The fiasco that was Ontario’s “eco fee” program for household hazardous wastes, and the ill-informed and mal-intended political debate — and subsequent misleading media coverage — that took place in July has damaged the cause of extended producer responsibility (EPR).
Those of us who hope to see true EPR in our lifetime must be naïve, I suppose. Did we expect this vast sea change in the end-of-life management of products and packaging to transition without a hitch?
I’ll try to sort out the mess for readers.
In July 2008 Ontario introduced the first phase of the Municipal Hazardous or Special Waste (MHSW) program to divert products like paints, solvents, used oil filters, anti-freeze and batteries from landfills and waterways. Stewardship Ontario (an industry-based, not-for-profit organization created in 2002) established, funded and implemented the program. The wastes are mostly collected at municipal facilities on special drop-off days, then sent for safe recycling or disposal, with industry footing the bill. This program has diverted more than 20,000 tonnes of haz-waste per year since its inception, and has saved taxpayers an estimated $500 million in costs.
On July 1, 2010, Stewardship Ontario expanded its program to include more wastes, such as aerosols, cleaners, thermometers, fluorescent lights and pharmaceuticals. Before we get into where things went awry, let’s be clear that this expanded program is highly desirable, assigning responsibility for end-of-life management of these hazardous materials to producers whose liability concerns will (over time) encourage them to gather more materials and keep them out of the environment.
The problem with Phase Two of the program was several-fold. The first (non-trivial) matter was its roll-out with little or no public education program on the same day the province introduced the Harmonized Sales Tax. Within a few weeks this led to a cascade of negative effects. Second, the program allowed producers to either internalize the costs or pass them along as a visible “eco fee” at the cash register. As Environment Commissioner Gord Miller noted in a special report, the different fees on apparently similar items were random and confusing for consumers, who immediately viewed them as a tax, though none of the funds flow to government. The opposition politicians saw their chance to present the fees as yet another tax grab, and wrongly portrayed them that way in sensational news conferences.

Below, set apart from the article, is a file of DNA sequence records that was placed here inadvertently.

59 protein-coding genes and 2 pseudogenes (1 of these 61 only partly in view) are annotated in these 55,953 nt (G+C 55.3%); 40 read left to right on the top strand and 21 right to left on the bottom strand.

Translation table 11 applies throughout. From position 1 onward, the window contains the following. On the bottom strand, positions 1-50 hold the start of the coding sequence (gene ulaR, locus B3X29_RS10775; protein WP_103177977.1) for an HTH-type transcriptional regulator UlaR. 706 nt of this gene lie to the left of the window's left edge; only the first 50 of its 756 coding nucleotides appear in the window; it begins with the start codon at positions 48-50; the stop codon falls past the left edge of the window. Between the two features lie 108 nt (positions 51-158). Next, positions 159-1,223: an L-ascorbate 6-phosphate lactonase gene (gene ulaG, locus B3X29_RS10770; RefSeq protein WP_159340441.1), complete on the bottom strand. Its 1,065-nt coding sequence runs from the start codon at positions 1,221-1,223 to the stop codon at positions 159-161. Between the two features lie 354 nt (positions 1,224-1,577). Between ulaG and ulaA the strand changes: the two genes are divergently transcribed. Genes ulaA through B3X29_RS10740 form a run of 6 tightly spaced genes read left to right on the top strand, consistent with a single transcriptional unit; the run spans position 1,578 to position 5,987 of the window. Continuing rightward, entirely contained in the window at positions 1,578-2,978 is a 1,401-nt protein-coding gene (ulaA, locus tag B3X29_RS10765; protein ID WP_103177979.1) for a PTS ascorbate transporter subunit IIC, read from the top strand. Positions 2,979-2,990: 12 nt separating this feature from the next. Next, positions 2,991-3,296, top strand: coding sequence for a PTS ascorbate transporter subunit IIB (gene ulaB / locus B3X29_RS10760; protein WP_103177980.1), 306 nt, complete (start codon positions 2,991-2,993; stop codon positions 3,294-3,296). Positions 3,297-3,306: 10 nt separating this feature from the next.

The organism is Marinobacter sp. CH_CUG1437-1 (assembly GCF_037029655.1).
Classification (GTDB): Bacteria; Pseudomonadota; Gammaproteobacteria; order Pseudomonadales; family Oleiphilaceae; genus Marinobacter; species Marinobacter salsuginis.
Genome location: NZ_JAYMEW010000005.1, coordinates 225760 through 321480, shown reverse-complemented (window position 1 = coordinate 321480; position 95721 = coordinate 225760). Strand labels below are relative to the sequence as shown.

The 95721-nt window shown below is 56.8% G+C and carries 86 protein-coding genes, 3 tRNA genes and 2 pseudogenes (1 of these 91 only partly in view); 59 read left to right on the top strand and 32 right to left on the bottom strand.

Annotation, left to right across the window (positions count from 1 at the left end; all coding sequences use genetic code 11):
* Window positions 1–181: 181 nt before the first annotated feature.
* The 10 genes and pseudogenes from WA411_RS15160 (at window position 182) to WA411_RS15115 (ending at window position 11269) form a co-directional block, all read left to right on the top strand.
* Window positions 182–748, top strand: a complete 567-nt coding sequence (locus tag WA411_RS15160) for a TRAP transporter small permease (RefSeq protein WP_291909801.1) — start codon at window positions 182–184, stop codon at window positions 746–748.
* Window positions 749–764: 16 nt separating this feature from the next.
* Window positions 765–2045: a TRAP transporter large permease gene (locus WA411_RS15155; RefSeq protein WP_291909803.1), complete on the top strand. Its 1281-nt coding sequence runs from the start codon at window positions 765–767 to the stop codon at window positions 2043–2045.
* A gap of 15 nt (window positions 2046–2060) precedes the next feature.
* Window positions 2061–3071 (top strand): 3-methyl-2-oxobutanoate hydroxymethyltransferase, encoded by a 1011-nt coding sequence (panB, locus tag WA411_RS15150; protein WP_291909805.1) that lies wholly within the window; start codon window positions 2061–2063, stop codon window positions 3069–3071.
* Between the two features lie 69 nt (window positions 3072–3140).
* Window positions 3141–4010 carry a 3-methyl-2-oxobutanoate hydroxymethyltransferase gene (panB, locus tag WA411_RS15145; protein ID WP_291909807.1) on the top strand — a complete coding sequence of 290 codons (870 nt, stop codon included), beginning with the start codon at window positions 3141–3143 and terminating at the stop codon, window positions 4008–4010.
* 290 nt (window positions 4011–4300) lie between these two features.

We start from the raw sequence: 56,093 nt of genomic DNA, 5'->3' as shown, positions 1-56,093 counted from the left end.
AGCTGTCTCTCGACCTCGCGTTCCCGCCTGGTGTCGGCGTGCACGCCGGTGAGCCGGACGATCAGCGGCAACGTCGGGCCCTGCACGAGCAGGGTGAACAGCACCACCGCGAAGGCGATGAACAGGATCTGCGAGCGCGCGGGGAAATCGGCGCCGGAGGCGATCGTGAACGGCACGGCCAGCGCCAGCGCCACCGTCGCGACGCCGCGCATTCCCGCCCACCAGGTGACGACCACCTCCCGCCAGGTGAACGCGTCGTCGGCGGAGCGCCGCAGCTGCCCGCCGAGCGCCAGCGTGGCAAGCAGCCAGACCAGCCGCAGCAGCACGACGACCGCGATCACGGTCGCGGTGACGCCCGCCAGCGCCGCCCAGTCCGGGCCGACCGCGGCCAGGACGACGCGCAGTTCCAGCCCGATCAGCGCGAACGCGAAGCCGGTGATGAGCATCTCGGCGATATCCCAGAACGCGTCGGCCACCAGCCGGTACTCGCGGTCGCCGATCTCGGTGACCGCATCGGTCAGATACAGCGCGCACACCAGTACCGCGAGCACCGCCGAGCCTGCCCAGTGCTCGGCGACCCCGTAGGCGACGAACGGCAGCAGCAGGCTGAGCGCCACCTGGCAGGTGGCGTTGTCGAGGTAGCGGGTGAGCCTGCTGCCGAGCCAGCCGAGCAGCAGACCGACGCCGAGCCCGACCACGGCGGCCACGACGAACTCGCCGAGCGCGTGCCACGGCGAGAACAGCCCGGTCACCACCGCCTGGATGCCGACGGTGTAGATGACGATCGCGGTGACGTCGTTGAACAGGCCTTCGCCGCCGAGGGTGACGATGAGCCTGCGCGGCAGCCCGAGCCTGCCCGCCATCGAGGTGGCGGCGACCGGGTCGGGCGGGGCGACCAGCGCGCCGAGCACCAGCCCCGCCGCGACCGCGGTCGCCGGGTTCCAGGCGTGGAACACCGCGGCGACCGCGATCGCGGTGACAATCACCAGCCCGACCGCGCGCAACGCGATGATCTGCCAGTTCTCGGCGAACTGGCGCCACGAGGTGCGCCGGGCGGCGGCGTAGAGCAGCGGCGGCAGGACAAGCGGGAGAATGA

Retailers were confused as well. Some said the different fees were due to different chemical formulations and toxic ingredients in apparently similar products. Stores inevitably grossly overcharged in some instances, charging vastly more than, say, the one-cent fee that might have been appropriate on a given item. (It didn’t help that the Liberals started the program on the very same day that the controversial HST came into effect.) Lost on the opposition was the reality that taxpayers have been shouldering the cost of household hazardous waste disposal for decades, and the MHSW program shifts that cost to industry. Other misunderstandings perpetuated in the media included the silly notion that the eco fees are charged on materials that are ultimately “consumed” and not recycled (e.g., cleaners, aerosols) when it’s the management of the used containers (normally bearing chemical residues) for which the eco fee often pays.
The response of Stewardship Ontario (which ducked for cover for weeks) and Environment Minister Gerretsen (whose messaging appeared mixed and weak) will likely become a staple item on “what not to do” in public relations courses while Waste Diversion Ontario (the entity that approved the plan) never appeared on the public stage at all. At about the same time that Canadian Tire (and other retailers) announced it would stop charging the eco fees (until the mess is sorted out), Minister Gerretsen held a news conference and announced that — while the program would continue — the confusing eco fees would be canceled. (And, you guessed it, the Ontario government would pay for the program for three months while it re-thinks the whole situation.) Meanwhile, the Waste Diversion Act compels industry to pay into the program, so industry quickly pointed out the disconnect in the minister’s statement.
Two more flaws remain in the program that need rectifying. First (as Miller pointed out) is that the stewardship program charges the producers themselves uniform fees, so there’s no financial incentive for a given company to reduce the toxicity of its products; different environmental performers pay set fees regardless. What’s needed is “individual” producer responsibility in which companies are directly accountable for end-of-life product management. Second is the fact that opportunities to conveniently and safely dispose of household hazardous wastes are few and far between in many municipalities. Haz-waste collection days occur only a few times in the calendar year in some places, or require people to visit inconvenient depots with limited hours of operation during the work week. Those producers need to be held to recovery targets so they have an incentive to provide more drop-off locations and make returning MHSW easier for consumers.
All of the above-noted problems can be rectified, and retail “eco fees” will not re-appear (the minister says), but the public relations damage is immense and now people’s tolerance for such things as a deposit-refund system and return-to-retail (which might be appropriate for certain items, such as batteries) will be next to nil. Perhaps most damaging is that the political will to introduce sweeping changes (already drafted) to the Waste Diversion Act may be gone for good.
Let’s just hope that the revised program gets things right. There many not be another chance.
(For different perspectives, see articles on pages 20 and 54.)
Guy Crittenden is editor of this magazine. Contact Guy at email@example.com